County delay of womens' jail: most of
$1M in rentals didn't need to be...
With the county jail over-crowding issue getting worse by each passing day, the county's
delay on the women's jail seems ridiculously counter-productive and negligent.

Why it's late October and we still have no lease, don't know if the rent is within budget,
if costs will exceed Commissioner Al Ambrosini's expected $100K estimate to get it up to
code, or if the county needs to readvertise for property a second time anytime soon for
the womens' jail.

A recent RTK answer, as per this email from the chief county clerk, states:  "In response
to the RTK request you submitted on Sept. 23 for which an answer is due today, Sept.
30 and you "want to know how many property owners submitted requests for have their
property used for the temporary women's prison, vid bids,: the answer is one."

The eight-page RTK answer contained eight pages of material from 1 bid on a two-story
Gallatin Avenue building that was not considered. The RTK answer requesting to know
how many properties were considered contained no information on the one-story Iowa
Street building previously used by the school district and longer ago by the state for an
old "unemployment office."

Five days ago, Commissioner Vince Zapotosky at a county commissioner, commented
that there's always a chance that the Iowa Street owner could decide against leasing to
the county, if transforming the space into a jail requires changes that the landlord
opposes making to the structure. Zapotosky didn't seem to expect the owner of the Iowa
Street property to withdraw his property from consideration, but presented that

With the jail over-crowding issue getting worse by each passing day, the county's delay
on the women's jail seems counter-productive and negligent.

While the county pitifully fast-tracked the new jail selection and elimination process, the
county demonstrates no real common sense to be moving at what seems to be such a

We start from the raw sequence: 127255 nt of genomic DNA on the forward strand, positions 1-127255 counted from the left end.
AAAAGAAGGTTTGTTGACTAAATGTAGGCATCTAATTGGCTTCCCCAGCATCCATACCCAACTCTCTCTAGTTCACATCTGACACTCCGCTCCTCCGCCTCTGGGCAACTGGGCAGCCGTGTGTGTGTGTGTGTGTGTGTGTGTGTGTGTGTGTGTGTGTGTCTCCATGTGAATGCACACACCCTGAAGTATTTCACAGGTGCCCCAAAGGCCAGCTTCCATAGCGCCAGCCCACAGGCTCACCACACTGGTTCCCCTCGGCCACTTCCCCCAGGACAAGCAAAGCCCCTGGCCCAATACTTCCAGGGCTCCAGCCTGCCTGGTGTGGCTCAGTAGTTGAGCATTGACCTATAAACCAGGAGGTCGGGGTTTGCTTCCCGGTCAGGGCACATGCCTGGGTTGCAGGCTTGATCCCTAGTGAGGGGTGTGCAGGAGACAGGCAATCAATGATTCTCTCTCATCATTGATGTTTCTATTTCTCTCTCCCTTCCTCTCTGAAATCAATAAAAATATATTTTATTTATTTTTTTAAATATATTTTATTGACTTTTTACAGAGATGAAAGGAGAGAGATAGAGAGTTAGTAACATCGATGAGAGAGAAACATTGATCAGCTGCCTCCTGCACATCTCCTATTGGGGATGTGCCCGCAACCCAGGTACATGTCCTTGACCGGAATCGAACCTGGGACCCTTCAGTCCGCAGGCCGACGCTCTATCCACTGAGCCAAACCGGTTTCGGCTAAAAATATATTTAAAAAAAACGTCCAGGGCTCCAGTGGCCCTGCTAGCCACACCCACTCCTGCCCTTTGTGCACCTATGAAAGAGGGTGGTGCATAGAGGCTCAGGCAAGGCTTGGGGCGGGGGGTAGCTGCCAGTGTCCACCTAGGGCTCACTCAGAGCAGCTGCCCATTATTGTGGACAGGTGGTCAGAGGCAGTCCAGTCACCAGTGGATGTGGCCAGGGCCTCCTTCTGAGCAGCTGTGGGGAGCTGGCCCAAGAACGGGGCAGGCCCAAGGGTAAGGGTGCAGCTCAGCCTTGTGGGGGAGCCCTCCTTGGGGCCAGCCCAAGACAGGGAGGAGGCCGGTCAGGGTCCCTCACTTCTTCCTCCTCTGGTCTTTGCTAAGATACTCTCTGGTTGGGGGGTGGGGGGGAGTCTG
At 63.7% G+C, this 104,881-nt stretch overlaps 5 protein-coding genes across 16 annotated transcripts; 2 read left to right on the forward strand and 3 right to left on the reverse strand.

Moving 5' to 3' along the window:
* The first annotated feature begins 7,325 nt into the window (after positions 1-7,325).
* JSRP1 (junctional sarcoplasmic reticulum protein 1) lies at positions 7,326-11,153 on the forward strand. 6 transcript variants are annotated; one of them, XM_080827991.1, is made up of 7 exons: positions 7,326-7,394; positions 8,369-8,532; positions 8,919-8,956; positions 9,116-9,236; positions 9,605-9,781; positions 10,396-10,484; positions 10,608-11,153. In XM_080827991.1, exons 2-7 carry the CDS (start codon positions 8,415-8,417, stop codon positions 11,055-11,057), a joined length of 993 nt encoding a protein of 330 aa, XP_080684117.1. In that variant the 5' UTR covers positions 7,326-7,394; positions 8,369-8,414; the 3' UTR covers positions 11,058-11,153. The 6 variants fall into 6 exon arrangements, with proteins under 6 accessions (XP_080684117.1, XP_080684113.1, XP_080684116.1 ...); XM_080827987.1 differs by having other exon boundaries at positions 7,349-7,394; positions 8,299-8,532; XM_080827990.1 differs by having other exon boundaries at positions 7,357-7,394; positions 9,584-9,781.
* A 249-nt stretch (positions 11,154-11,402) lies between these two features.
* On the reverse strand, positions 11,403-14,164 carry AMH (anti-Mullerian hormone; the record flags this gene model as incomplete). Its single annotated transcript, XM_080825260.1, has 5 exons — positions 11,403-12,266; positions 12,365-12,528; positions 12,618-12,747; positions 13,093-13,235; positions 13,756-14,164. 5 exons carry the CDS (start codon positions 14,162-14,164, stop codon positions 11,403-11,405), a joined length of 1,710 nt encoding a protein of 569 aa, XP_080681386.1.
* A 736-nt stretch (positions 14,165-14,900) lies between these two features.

snail's pace on the womens' jail.  

A recent RTK answer from the county said there was only one bid received from an
interested property owner for a two-story brick building on Gallatin Avenue.  Five days
ago, the commission majority voted to award an architectural contract for a design to
accommodate 50 female prisoners and voted to seek bids from contractors to complete
the work on the Iowa Street building, still not under lease and its rent still unknown.

That the sheriff, the DOC and Mr. Crabtree were inside the building to determine the
building's needs to meet state requirements for prisoner occupancy is a good sign. We're
just unsure when they were inside and determined the windows and other structural
concerns would need to be addressed, as the newspaper article two days ago did not
mention when this group visit happened.

Why was the temporary womens' jail not decided upon sooner? Why was the
temporary women's jail clumped in, almost as an after-thought that warranted top
priority before the jail vote took place last week? Why didn't the very first meeting
of the jail ad hoc committee end with the recommendation to the prison board
and commissioners to run with that project?

Who doesn't know the answer to that question? Fifty less women at the county jail
would have decreased the jail population and over-crowding. It can be ready soon, we
learn in today's paper. The womens' jail could have been ready a year ago. It should
have been ready and open long ago.

Why is it that that assessment of the Iowa Street property wasn't made long ago,
when the real decision to use the building was actually made?

That most of the out of county cage rental fees would have been eliminated  had the
womens' shelter been opened months ago is the county majority's biggest hypocracy in
this matter.

There were far wiser alternatives available that the county ignored and seemed to walk a
mile to avoid that could have saved money on rentals and eased over-crowding. If the
really cared about the money spent out of county rentals and cared about county
prisoners in crowded cells here, the womens' jail would have been open already now for
a few months.

By choice, the county stacked the deck for the highest number possible of prisoner
counts, wanting to keep inside the walls as many prisoners as humanly possible and in as
many out of county rentals as possible, to help support a need for a new 480 cell jail.

There is nothing that the county can say in defense of its conscious choice to delay the
womens' jail till now. Nothing. The womens' jail and a Work Release program have
been purposely delayed problem solving solutions. Public officials who play around with
public money so carelessly are carelessly negligent.

The next time that million dollar plus mark is announced that the county is wasting on
out of county rentals, think of how low that number would have been and should have
been, if the county had been problem solving for more immediate solutions.

20 Oct 13
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